In 1935, when Hank Greenberg was voted the most valuable player in the
American League and led the league in nearly everything, the batting champion of the
American circuit was another Jewish boy. His name was Charles Solomon "Buddy"
"Buddy" Myer was one of those under-rated, unpublicized
baseball players whose talents are appreciated by the sports writers and the studious
baseball fans. But he seldom won headlines, and the fans paid little attention to him. It
was not until 1935, after ten years in the big time, that Myer was accepted as a star.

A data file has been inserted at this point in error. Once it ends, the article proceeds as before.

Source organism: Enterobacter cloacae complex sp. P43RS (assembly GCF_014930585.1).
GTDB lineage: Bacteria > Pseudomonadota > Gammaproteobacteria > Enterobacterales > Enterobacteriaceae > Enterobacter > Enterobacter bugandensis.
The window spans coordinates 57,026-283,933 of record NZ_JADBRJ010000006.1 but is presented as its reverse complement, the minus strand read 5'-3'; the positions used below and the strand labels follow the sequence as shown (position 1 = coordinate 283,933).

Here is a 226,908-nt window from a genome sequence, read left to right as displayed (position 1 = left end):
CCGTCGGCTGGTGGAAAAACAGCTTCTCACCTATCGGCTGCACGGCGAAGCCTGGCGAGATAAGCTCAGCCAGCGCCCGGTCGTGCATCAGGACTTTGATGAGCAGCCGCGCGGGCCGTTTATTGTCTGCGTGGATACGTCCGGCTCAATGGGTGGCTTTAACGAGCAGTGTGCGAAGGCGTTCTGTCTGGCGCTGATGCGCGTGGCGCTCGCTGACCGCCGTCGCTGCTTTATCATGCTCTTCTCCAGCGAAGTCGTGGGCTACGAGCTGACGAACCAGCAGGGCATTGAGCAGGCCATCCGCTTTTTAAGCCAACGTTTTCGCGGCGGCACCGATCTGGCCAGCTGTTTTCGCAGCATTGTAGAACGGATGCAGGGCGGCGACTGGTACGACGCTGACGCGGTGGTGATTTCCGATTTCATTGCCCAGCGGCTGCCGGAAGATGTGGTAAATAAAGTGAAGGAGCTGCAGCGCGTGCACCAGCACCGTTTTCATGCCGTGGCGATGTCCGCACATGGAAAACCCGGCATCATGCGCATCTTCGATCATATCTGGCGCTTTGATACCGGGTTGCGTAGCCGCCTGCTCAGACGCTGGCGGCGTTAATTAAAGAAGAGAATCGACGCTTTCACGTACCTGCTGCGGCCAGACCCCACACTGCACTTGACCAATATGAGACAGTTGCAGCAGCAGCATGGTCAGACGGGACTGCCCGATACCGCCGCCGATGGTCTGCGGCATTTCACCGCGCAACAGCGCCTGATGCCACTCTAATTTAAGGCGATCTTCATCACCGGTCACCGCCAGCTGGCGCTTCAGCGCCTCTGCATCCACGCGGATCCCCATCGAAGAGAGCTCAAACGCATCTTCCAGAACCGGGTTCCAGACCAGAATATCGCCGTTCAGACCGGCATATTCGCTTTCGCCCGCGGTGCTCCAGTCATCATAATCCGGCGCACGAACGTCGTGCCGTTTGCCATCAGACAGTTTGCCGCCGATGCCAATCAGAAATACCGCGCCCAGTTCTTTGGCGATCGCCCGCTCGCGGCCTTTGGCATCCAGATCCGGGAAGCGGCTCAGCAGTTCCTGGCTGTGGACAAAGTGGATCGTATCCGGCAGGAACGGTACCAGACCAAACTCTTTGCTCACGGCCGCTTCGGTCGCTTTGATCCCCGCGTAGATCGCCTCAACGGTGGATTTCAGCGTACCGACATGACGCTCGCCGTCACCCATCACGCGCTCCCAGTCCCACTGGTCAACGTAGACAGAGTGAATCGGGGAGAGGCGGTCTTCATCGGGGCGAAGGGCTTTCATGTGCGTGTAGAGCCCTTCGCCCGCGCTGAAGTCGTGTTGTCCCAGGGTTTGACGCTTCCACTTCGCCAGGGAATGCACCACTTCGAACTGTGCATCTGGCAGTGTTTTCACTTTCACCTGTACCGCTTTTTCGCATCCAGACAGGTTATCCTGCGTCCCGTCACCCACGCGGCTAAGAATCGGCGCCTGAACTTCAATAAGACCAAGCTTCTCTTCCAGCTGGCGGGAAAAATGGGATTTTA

That year he hit .349 and came in second in total hits, with 215. That winter Clark
Griffith, wise owner of the Washington Senators, told reporters that he would not sell
Myer for less than $500,000. Perhaps this was only talk, but it was a slight indication of
the value of the silent keystone sacker of the Washington club.
Charles Myer was born in Ellisville, Mississippi, a small Southern
town. If you ride through the Southland you will find there are more Jewish families in
such towns than you think there are. "Buddy" was a quiet kid whose folks sent
him to college, just as many Jewish families dream of sending their growing children to
college. "Buddy" was graduated from Mississippi A and M in 1925. He played